Two teachers accused of abuse at former Oakwood School admit cruelty charges

The old Oakwood School in Stowmarket.

The old Oakwood School in Stowmarket. - Credit: Archant

The trial of a former deputy head and three teachers at a former Suffolk school accused of a “regime of abusive behaviour” dramatically ended today after two of the defendants entered guilty pleas to four of the charges.

The remaining 20 charges were dropped.

Gerald West, the former deputy head at the Oakwood School in Stowmarket, had denied ten charges of cruelty to a child under 16 but today changed his plea to guilty on two of the charges and the jury at Ipswich Crown Court was directed to return not guilty verdicts on the remaining charges.

Michael Watts, a former child care officer at the school, had denied seven charges of child cruelty but today changed his plea to guilty on two of the charges. The jury was directed by trial judge Rupert Overbury to return not guilty verdicts on the remaining five charges.

Following the guilty pleas by West, 70, of Martins Meadows, Gislingham and Watts, 59, of Southampton, prosecutor Jacqueline Carey offered no further evidence against Stephen Player and Graham Hallett, who were both former senior masters at the school.


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Player, 59, of London, had denied six offences of child cruelty and Hallett, 66, of Lancaster, had denied one offence.

West, who is known by his middle name Roger, and Watts will be sentenced on Friday.

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Eric De Smith, 76, of Danes Close, Stowmarket, the former head of Oakwood was convicted at an earlier trial of four offences of indecent assault and three offences of indecency with a child and he will be sentenced separately on Friday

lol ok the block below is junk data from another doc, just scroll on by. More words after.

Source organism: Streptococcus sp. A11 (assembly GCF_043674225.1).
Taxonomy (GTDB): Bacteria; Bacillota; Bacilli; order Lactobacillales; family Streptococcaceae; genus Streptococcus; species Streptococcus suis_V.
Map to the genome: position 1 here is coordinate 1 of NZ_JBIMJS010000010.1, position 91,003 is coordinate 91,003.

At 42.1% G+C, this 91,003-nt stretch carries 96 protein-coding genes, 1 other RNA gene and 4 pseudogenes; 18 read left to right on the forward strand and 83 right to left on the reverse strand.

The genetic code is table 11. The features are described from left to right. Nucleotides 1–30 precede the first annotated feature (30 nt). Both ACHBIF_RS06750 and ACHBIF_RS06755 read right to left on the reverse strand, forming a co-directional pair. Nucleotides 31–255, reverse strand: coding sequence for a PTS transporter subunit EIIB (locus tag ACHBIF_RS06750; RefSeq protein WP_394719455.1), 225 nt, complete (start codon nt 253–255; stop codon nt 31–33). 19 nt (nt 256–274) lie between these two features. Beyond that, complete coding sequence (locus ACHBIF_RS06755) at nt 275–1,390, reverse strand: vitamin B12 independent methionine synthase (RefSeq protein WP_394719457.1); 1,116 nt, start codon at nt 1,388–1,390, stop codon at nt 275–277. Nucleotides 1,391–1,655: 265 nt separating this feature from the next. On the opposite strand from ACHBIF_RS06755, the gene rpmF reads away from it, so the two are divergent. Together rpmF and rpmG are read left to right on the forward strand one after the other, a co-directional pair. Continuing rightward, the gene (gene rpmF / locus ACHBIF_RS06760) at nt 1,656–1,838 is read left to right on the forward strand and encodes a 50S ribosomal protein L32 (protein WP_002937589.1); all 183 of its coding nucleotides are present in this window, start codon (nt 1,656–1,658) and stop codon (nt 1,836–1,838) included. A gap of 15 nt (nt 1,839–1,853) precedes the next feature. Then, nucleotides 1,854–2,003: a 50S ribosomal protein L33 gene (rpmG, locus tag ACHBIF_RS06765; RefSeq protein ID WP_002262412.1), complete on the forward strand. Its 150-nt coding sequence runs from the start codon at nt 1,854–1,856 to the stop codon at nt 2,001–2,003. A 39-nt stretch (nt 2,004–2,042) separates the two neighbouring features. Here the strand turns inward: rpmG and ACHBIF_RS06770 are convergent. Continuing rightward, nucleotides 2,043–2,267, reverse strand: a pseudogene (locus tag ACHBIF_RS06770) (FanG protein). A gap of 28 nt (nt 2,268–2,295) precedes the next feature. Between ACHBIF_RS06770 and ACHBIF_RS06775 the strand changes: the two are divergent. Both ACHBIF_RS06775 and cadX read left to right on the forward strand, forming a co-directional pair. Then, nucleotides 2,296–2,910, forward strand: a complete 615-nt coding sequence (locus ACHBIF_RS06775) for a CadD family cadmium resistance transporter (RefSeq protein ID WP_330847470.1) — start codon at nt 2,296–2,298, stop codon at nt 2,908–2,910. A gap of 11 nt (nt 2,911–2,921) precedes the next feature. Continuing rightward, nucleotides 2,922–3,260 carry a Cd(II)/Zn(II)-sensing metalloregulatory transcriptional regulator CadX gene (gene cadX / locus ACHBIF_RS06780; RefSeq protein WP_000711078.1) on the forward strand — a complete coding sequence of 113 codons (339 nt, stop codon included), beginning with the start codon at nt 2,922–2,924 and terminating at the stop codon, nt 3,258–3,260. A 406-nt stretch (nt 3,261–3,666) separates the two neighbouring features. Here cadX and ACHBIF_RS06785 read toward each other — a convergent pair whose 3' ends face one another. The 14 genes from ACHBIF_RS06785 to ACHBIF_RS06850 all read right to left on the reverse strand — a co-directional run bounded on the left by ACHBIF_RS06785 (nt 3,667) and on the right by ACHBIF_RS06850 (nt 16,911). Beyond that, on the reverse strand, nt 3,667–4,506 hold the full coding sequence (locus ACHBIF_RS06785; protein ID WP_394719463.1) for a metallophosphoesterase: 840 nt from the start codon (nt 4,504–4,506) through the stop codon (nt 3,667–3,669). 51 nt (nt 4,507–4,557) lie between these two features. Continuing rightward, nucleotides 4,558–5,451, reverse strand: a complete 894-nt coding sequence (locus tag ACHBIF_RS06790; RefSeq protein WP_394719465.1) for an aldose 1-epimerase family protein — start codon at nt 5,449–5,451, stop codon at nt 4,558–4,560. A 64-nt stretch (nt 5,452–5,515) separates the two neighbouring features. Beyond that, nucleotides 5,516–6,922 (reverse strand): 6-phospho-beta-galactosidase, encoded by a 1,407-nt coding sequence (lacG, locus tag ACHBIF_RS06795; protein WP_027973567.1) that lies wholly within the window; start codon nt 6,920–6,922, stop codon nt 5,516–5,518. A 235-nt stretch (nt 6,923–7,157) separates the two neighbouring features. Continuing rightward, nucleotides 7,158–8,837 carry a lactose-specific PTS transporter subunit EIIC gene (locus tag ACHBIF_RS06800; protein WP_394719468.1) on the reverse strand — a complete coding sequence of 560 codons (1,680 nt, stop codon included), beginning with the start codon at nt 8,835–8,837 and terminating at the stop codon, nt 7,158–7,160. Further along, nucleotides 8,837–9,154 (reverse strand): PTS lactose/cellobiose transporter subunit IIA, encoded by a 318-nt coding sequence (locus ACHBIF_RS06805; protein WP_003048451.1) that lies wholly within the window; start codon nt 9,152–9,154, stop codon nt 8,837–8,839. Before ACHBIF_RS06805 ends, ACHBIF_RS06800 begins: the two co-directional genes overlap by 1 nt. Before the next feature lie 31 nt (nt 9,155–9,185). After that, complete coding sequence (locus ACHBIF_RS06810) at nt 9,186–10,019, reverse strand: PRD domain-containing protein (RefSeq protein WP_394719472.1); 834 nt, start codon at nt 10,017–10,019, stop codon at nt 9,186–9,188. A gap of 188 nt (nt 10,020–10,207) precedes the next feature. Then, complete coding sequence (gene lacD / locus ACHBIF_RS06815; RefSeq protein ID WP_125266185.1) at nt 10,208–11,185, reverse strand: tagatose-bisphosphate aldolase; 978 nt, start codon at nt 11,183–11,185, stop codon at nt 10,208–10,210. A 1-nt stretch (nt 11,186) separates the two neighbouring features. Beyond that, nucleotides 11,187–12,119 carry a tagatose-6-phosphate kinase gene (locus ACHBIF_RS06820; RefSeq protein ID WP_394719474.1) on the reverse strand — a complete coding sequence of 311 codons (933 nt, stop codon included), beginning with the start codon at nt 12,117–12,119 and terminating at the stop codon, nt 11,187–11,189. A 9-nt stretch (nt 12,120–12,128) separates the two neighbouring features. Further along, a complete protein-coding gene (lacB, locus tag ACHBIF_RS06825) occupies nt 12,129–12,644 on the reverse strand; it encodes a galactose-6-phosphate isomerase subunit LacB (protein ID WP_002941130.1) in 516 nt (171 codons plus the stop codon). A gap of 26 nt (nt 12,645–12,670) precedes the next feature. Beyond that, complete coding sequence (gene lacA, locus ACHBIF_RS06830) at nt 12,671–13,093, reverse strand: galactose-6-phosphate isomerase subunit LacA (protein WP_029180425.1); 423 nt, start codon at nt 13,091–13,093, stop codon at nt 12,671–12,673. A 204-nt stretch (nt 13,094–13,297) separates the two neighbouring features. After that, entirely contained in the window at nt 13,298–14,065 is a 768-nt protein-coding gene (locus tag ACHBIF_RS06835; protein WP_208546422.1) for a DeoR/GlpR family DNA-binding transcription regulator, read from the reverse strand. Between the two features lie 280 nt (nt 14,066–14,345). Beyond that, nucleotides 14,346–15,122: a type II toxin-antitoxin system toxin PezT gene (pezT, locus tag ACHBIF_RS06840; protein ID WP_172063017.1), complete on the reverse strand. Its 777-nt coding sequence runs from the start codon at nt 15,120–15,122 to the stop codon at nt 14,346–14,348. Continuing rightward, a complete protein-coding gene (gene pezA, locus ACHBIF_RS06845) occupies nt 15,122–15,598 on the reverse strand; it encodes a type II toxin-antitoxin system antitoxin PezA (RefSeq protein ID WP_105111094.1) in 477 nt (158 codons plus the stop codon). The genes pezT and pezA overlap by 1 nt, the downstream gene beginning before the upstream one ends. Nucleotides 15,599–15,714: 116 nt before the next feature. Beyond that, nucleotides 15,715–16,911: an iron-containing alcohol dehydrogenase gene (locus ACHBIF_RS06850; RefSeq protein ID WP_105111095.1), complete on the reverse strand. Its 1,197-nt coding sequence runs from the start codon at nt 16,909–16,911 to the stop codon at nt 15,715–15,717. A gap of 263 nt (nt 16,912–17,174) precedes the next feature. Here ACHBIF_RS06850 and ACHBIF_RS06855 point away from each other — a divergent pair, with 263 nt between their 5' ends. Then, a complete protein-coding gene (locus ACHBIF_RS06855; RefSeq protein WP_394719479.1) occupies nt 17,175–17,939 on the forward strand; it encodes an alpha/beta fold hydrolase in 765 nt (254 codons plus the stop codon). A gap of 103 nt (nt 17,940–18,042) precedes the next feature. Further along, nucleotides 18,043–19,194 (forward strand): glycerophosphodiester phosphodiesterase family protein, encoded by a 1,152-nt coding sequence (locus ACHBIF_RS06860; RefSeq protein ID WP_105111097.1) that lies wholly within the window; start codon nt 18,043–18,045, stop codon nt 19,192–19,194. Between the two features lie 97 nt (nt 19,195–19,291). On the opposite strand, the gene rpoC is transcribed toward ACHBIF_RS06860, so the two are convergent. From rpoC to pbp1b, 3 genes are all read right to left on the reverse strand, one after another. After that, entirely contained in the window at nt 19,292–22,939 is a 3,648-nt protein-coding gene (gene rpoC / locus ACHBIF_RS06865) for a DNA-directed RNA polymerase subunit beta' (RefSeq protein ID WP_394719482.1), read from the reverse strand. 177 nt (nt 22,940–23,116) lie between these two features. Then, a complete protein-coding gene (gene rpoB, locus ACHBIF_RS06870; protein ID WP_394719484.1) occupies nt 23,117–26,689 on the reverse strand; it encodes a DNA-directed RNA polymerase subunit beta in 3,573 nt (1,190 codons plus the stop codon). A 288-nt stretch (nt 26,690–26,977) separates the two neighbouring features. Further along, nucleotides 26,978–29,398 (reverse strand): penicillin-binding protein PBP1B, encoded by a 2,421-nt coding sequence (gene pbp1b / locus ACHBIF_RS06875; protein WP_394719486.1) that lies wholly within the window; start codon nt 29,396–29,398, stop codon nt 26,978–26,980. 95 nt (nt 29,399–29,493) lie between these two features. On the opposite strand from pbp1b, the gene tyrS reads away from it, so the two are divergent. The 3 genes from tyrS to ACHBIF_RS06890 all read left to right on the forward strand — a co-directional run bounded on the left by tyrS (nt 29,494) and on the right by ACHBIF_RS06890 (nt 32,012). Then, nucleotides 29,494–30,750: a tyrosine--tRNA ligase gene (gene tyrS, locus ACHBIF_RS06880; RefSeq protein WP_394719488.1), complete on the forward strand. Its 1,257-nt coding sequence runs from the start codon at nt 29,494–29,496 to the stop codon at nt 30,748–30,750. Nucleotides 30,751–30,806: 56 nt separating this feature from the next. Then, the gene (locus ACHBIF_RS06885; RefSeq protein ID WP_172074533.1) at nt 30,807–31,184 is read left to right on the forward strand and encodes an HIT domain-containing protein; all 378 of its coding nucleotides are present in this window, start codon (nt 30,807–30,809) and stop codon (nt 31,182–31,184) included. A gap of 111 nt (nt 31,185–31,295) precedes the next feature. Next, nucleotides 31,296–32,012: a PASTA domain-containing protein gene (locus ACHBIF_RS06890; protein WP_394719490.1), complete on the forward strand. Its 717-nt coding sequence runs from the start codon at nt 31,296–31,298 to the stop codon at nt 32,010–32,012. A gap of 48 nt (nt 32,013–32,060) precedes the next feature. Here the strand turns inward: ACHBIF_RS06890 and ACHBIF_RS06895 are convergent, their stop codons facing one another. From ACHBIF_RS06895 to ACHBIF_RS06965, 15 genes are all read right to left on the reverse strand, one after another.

Explaining her reasons for offering no further evidence following the guilty pleas by West and Watts in the sixth week of the trial, Miss Carey said the prosecution was under a duty to review the state of the evidence as it came out in court.

She said that during the investigation into the allegations the complainants had made statements to the police and civil lawyers and had given evidence in court which in some cases had been different.

“Sometimes there have been differences In all three parts with some of these differences more significant than others,” said Miss Carey.

She said in the light of the guilty pleas by West and Watts the prosecution had decided not to proceed further against Player and Hallett and to offer no further evidence on the remaining charges for West and Watts.

During the trial the court heard that pupils at the school, who were described as “vulnerable” as they had been sent to the school because they had educational and behavioural problems, were allegedly subjected to physical ill treatment including slaps to the face, punches and kicks.

Several boys complained of being force fed if they didn’t finish their meals.

“The violence meted out to them was all too prevalent a feature of life at Oakwood school where a regime of abusive behaviour existed,” alleged Miss Carey.

Miss Carey said that when the defendants were interviewed about the allegations they denied being physically violent to pupils and said the alleged victims could be motivated by the hope of compensation arising out of a civil action.

She said that in the 1970s and some of the 1980s schools were allowed to physically discipline children by using “reasonable chastisement” which would usually be a smack to the back of the hand, the back of the legs or bottom or the use of a slipper or cane.

She said the use of physical discipline was banned by Parliament in 1987.

The offences were alleged to have occurred between 1974 and 1999 and related to 20 alleged victims.

Oakwood School opened in 1974 and shut in 2000.

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